... The quantitative analysis of f inger prints was perfor med using the data in Table 1, according to the gradient devised by Bandey et al. [13,14]. The qualitative analysis of fingerprints was performed using Table 2. ...
Article
This paper examines whether electrolysis could be a useful method in the development of latent fingerprints on fired brass cartridge cases. The inf luence of electrolysis on galvanic metal cor-rosion was explored. We found that the clarity of the fingerprints was time sensitive and improved as acid concentration increased with lower duration of electrolysis.
Chapter
This chapter specifically discusses the processes where the material deposited is already in the solid phase when it is applied to the surface. Such processes will generally have less detrimental impact on the surface and on subsequent fingermark enhancement than those processes that involve exposure to a liquid. The principal solid phase deposition process is powdering, which is the most widely used process for fingermark development. All types of powder used for fingermark enhancement utilise adhesion mechanisms that occur between the particulate material in the powder and the material in the fingermark ridges. Nanoparticle powders can be applied to the surface by similar methods proposed for conventional powders, namely brushes, magnetic applicators, electrostatic application and aerosol spraying. The electrostatic document analysis (ESDA) process utilises specialist equipment designed purposefully and available from several manufacturers.
Article
Full-text available
A simplified procedure for the recently introduced fingermark development reagent Oil Red O (ORO) is presented. This lipid-sensitive reagent offers the potential to detect latent fingermarks on porous substrates that have been exposed to water, which is not possible using the more commonly employed amino acid-sensitive reagents. Using this modified procedure, recently deposited (less than one week since deposition) latent fingermarks were readily developed on a variety of paper types. The ability to detect fingermarks on paper surfaces that had been wetted was also demonstrated. The performance of the modified ORO procedure was found to be variable in its ability to detect fingermarks that had been left exposed to the laboratory environment for periods of time greater than one week. Comparisons with the previously reported procedure for ORO found that the proposed modified procedure produced a similar degree of fingermark development. Additionally, comparisons with physical developer (PD) found that both ORO approaches performed similarly to, or better than, PD on fresh (less than one week since deposition), charged fingermarks. However, PD was the superior method for detecting both older and uncharged fingermarks.
Chapter
The use of friction ridge skin detail for human identification purposes is a widely established technique that is used throughout the world. Given its identifying nature, marks made by friction ridge skin (referred to as fingermarks or fingerprints) are fundamental to missing person investigations. This chapter begins with a brief historical overview of fingerprints with respect to identification, and explains the principles of their identifying ability; uniqueness; and persistence. It then explores the process of missing person identification with respect to friction ridge skin, and explains how fingerprints and fingermarks are recovered for the investigation from people who are found alive and dead. The process of identification is described, which includes how technology can help, and has helped to solve cases involving missing persons.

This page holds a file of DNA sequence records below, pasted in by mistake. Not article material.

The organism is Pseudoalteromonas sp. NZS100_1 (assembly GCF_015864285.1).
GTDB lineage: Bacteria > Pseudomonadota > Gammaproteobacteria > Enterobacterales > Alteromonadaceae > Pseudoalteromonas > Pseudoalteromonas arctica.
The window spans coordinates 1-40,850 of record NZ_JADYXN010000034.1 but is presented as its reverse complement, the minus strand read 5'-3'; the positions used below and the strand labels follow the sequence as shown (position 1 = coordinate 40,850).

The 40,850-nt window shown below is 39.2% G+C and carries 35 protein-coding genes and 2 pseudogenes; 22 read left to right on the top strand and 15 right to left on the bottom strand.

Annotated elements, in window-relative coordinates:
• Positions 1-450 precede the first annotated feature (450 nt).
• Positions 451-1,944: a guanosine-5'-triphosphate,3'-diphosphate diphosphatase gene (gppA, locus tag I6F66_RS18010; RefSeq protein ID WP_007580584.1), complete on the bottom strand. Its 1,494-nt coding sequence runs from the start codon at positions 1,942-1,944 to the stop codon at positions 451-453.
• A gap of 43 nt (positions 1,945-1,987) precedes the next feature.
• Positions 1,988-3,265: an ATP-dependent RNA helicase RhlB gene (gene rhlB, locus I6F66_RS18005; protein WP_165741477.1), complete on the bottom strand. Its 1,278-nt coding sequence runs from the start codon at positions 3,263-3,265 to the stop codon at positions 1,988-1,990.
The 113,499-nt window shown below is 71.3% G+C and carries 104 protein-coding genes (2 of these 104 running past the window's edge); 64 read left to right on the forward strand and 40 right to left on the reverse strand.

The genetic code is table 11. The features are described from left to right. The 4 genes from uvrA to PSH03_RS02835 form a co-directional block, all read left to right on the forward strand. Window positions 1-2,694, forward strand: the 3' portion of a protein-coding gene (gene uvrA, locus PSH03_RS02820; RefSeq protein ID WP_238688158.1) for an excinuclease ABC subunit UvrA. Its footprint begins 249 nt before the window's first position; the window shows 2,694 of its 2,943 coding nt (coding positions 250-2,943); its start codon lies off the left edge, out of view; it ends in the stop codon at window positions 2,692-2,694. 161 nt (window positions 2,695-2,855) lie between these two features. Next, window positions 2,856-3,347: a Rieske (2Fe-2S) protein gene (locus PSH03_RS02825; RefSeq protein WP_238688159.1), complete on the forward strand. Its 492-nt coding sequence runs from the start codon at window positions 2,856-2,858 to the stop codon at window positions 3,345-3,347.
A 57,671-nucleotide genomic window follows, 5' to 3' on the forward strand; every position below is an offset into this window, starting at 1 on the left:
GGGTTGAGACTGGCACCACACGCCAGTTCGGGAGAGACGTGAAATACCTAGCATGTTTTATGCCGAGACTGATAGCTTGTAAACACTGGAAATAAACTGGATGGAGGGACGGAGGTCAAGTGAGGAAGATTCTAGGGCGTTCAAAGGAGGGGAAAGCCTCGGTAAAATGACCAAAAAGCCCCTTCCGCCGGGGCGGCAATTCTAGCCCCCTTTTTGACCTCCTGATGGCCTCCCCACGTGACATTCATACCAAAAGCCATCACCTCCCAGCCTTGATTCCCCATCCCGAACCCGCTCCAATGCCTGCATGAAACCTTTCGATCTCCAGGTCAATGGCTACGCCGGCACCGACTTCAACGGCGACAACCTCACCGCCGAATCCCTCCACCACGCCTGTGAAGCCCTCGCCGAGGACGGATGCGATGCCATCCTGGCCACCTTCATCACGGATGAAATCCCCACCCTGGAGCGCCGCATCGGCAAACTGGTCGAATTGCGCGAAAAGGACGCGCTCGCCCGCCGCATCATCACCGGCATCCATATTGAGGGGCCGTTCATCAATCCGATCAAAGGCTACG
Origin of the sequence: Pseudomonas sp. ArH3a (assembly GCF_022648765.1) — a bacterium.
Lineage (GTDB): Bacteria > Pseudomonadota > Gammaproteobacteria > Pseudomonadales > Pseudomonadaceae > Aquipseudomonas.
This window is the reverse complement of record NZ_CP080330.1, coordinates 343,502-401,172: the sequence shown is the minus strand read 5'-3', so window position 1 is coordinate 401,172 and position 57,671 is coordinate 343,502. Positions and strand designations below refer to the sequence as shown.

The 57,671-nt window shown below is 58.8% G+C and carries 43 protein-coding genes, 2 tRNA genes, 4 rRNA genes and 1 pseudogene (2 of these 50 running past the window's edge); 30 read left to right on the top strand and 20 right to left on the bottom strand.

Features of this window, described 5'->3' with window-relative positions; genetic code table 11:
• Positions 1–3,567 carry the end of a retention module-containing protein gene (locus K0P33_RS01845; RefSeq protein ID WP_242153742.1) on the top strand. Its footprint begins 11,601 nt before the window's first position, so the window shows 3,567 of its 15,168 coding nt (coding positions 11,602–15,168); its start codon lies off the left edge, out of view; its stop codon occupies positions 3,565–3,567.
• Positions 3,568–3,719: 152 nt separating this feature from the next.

Article
It was assumed that the high impact involved in car versus pedestrian accidents creates a microtexture imprint of the victim's clothing on the car. This texture was detected using a scanning electron microscope (SEM). Then small particle reagent (SPR) was successfully used to enhance fabric impressions. It is suggested that SPR fills in the three-dimensional imprint because of the physical characteristics and particle shape of MoS2, which is the active component of SPR, thereby enhancing the appearance of the impression.
Chapter
Fingermarks, the impressions left by contact between the skin ridges of the fingertips and a surface, are one of the most easily recognizable forms of identification evidence encountered by forensic investigators. In this chapter, a distinction is made between fingermarks and fingerprints. The chapter provides an overview of chemical techniques for the detection of latent fingermarks, with a primary focus on methods for the treatment of porous surfaces. This is followed by a discussion of the experimental considerations for research into latent fingermark chemistry. The chapter then provides some comments on current research directions in this field. One of the most crucial aspects of the successful development of latent fingermarks is an understanding of the interaction between a development reagent and its target compound(s). Therefore, the chapter focuses specifically on the chemistry of latent fingermark residue. Latent fingermarks are a translucent mixture of aqueous and lipid components.
Article
Few techniques offer "in situ" methods of friction ridge skin mark development. "In situ" development reduces mark transportation, degradation, and often cost. The effectiveness of cyanoacrylate fuming using the SUPERfume(®) and dusting with aluminum powder for latent fingermark development on several nonporous surfaces, stored in various temperature environments for time periods up to 52 weeks, was investigated. Five thousand and four hundred latent fingermarks were deposited under controlled conditions and graded. The results suggested that cyanoacrylate fuming (SUPERfume(®), Foster and Freeman, U.K.) was more effective at developing latent fingermarks on textured and smooth plastic surfaces and for marks stored in temperatures of 37 °C, whereas aluminum powder was more effective on glass, enameled metal paint, and varnished wood, and for storage temperatures below 20 °C. There were no significant benefits to using either technique for marks older than 24 h, but it was possible to develop fingermarks following 52 weeks of storage using both techniques.